U.S. Government Develops "Panic Button" for Middle East Protestors

U.S. Government Develops "Panic Button" for Middle East Protestors

U.S. regulators have developed a “panic button” app, which allows pro-democracy protestors to wipe clean their phone before it falls into enemy hands, as part of a $30 million initiative to support dismantling oppressive dictatorships.

The panic button is just one of the new technologies developed in response to Secretary of State Hilary Clinton’s campaign to expand Internet freedoms. Recognizing the vital role of the Internet in spreading democracy, the Clinton office is stepping up its funding for new programs to support activists fighting repressive regimes in countries ranging from the Middle East to China.

“We are looking for the most innovative people who are going to tailor their technology and their expertise to the particular community of people we’re trying to protect,” said Michael Posner, U.S. Secretary of State for human rights and labor.

Posner added that the U.S. is embracing media technology as part of its global strategy and points out that it has helped fund the development of about a dozen new circumvention technologies which are being debuted, often below the radar, in hotspots around the globe.

Since January, Middle East protests and mobile and social media have gone hand in hand. The combination was most effective in Egypt where pro-democracy activists ultimately prevailed, but not before the government closed down the Internet within its borders, creating an unprecedented blackout.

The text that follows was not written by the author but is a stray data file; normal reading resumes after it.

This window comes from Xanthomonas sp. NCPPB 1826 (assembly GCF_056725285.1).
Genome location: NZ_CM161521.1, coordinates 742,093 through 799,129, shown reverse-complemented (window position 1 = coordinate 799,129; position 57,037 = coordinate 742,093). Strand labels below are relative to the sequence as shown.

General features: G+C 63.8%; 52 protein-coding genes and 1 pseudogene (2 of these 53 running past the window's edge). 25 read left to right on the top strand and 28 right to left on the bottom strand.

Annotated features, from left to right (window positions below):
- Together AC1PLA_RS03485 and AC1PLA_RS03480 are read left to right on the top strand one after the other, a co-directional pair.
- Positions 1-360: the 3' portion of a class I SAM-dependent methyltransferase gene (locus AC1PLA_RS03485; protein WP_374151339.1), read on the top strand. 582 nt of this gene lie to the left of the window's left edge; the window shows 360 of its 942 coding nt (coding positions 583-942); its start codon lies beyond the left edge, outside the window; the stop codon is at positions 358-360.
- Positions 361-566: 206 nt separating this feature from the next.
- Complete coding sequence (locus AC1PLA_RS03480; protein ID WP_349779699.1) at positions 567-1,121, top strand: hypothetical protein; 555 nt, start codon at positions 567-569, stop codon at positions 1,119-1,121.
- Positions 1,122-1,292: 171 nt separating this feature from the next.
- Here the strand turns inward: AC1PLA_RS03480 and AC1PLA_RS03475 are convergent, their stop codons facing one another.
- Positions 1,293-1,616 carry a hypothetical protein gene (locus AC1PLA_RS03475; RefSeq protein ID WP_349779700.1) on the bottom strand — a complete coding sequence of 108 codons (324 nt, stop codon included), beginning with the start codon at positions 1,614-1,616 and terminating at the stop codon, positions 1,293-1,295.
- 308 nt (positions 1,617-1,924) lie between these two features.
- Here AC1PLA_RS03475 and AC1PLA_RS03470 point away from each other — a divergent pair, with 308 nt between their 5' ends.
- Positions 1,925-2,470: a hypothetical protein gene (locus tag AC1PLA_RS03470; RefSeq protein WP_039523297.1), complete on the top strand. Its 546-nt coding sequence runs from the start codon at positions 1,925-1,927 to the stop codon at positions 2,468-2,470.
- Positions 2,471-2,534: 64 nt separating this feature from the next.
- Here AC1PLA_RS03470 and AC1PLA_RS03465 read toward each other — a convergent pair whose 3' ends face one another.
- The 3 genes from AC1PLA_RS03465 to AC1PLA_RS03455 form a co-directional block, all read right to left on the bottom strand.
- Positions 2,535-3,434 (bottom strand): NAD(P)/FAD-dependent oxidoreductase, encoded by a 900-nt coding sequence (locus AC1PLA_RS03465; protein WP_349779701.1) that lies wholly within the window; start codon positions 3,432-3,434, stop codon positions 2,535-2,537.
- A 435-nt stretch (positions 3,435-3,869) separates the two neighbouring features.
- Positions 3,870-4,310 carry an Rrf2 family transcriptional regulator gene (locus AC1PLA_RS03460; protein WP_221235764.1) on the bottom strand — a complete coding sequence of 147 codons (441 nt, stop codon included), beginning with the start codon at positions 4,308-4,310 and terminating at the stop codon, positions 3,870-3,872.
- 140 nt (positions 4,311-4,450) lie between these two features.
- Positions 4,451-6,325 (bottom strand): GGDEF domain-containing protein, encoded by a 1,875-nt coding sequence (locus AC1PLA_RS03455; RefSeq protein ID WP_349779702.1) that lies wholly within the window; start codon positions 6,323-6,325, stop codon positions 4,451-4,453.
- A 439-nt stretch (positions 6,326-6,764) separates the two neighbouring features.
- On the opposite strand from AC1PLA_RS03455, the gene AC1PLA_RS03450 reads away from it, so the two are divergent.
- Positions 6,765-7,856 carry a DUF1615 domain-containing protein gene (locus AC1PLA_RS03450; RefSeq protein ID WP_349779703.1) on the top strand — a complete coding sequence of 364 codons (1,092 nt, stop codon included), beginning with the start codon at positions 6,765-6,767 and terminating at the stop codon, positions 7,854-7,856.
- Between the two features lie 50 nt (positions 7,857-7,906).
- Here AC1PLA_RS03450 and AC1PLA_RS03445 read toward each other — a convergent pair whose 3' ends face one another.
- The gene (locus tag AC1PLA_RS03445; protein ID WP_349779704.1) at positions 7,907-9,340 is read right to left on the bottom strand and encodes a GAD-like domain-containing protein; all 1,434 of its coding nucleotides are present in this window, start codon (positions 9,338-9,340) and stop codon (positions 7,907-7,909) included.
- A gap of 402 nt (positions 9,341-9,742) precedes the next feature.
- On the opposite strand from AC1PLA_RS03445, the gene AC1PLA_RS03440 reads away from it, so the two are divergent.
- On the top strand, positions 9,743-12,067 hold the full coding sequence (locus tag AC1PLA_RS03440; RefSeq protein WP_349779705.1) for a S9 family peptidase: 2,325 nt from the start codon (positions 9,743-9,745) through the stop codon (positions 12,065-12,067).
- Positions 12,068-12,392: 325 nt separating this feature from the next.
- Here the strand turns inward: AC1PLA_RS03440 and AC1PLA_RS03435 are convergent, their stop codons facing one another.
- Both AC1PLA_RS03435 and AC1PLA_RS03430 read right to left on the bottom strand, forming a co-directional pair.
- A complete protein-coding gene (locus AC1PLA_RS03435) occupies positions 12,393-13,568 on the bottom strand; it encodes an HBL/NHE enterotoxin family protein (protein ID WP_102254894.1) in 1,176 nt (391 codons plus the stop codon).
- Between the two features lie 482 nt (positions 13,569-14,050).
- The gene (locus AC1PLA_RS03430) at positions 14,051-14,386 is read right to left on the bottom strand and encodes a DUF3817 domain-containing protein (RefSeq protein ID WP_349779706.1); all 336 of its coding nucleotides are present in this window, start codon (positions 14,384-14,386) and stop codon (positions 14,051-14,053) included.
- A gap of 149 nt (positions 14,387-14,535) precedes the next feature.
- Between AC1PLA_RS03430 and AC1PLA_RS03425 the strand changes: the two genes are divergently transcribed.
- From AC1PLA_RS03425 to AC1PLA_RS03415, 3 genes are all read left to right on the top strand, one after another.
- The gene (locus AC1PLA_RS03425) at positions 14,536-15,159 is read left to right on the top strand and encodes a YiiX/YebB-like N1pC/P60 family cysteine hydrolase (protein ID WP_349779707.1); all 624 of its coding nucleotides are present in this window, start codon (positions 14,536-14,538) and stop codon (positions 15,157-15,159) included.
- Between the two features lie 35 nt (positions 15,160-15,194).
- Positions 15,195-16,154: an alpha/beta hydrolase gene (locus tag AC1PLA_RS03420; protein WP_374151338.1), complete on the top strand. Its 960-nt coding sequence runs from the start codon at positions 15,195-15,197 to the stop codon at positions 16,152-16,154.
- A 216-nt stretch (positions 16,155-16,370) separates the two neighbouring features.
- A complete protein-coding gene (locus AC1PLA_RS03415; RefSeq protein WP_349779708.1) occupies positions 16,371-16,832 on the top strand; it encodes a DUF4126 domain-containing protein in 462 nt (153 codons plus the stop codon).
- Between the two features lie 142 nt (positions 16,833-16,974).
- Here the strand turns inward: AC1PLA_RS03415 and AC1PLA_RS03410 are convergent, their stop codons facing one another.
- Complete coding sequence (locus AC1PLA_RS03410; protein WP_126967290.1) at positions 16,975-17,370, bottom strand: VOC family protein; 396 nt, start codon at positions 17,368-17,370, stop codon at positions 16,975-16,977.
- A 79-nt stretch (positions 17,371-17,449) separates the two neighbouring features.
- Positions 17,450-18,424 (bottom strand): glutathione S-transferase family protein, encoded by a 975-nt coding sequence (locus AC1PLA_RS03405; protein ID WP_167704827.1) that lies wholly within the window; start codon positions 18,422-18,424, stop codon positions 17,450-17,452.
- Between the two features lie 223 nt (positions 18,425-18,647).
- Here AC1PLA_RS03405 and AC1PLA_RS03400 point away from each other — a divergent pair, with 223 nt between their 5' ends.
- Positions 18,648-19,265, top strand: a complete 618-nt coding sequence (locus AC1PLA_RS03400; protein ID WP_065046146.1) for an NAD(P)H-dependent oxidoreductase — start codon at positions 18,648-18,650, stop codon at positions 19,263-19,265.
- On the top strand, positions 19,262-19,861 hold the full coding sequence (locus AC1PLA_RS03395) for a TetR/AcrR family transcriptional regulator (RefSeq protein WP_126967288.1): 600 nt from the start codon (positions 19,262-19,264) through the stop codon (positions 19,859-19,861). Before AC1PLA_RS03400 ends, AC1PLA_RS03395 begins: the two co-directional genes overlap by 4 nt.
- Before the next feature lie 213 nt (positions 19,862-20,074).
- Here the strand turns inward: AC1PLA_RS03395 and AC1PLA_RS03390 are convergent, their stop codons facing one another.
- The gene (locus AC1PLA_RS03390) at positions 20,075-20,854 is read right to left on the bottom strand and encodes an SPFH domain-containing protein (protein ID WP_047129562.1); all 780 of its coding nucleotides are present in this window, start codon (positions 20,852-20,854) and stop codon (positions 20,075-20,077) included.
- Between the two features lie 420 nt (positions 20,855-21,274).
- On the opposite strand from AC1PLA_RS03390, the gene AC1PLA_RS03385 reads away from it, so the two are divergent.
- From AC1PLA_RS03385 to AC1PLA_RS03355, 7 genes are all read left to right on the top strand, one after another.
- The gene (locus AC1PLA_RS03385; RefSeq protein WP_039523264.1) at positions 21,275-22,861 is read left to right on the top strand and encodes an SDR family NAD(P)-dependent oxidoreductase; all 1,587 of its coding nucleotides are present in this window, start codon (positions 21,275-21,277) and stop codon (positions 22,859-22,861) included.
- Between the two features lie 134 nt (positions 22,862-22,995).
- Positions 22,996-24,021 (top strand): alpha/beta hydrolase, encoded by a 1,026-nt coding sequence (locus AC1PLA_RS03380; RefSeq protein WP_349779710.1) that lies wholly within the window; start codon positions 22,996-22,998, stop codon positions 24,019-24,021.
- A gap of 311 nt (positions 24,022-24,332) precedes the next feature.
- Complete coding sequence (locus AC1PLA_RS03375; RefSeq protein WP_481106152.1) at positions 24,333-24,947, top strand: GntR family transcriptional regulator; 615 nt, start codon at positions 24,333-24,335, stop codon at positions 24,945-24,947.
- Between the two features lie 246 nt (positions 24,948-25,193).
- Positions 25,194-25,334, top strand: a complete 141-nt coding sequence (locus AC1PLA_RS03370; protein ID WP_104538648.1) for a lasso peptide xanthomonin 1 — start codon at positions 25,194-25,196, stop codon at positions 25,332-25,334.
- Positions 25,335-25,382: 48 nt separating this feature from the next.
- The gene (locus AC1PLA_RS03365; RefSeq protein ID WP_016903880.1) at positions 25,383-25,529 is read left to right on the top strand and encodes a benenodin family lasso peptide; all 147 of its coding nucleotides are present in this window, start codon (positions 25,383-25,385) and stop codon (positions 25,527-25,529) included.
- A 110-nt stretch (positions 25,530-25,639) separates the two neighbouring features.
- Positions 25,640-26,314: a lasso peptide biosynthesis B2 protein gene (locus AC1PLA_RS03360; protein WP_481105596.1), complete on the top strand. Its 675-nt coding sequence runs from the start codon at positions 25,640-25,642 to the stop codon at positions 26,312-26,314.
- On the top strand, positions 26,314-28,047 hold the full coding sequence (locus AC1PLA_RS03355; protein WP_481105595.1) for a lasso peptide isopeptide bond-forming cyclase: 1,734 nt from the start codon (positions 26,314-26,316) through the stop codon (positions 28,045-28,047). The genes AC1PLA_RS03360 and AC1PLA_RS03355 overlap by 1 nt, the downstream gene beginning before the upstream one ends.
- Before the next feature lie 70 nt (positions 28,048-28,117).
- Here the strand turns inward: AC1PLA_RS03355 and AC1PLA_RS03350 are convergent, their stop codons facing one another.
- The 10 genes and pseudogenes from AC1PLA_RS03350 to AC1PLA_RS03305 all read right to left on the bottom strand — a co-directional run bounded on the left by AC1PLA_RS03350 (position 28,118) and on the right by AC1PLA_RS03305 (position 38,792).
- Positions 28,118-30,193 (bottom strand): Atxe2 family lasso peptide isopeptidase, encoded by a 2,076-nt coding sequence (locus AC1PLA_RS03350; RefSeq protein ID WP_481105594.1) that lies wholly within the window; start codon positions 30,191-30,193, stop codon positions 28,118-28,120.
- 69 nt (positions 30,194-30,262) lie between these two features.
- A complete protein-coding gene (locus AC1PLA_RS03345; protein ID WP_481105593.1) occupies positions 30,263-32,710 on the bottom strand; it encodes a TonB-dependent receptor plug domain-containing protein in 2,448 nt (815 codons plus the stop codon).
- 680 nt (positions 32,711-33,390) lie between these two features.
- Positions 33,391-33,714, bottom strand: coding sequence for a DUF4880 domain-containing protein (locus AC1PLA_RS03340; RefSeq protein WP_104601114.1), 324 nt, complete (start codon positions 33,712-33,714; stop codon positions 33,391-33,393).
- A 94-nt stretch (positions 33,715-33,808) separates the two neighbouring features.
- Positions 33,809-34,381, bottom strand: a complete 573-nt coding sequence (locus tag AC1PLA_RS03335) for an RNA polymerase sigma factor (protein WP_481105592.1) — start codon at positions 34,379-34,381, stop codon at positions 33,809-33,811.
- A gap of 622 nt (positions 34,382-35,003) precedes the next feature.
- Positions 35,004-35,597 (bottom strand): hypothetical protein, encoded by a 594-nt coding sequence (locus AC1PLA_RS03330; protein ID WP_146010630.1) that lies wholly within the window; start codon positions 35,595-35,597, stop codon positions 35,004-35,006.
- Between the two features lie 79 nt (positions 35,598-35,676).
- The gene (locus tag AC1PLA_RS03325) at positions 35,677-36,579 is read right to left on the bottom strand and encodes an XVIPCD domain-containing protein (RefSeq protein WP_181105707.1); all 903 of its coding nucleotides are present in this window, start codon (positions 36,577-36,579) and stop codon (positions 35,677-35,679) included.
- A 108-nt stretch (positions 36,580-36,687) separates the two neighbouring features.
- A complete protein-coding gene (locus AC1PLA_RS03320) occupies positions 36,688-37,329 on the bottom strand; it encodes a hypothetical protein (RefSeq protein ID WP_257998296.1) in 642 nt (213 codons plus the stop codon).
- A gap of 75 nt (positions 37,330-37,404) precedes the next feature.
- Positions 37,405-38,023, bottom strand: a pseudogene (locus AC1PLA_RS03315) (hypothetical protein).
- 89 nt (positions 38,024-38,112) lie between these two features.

Still, protesters were able to continue communicating in spite of this crack down by using a Google service that turned voice messages into tweets.

Smartphones are granting a voice to those who’ve been silenced, as well, with social media providing a platform for them to exchange information. In Tunisia, mobile phones were the first to document the spreading unrest before television producers at Al Jazeera picked up the story. In addition, in Bahrain, citizens used cell phone snapshots and video to shed light on police violence, contradicting official statements of peaceful rallies.

The grassroots movements and technology supporting it show no signs of settling down anytime soon, but some signal a cautionary note amidst the exuberance. The same tools that allow and secure the communications of pro-democracy advocates might also prove useful for drug cartels or terrorist groups, as was the case in India’s 2008 terrorist attack in Mumbai, where the perpetrators organized the plan primarily using cell phones and the Internet.

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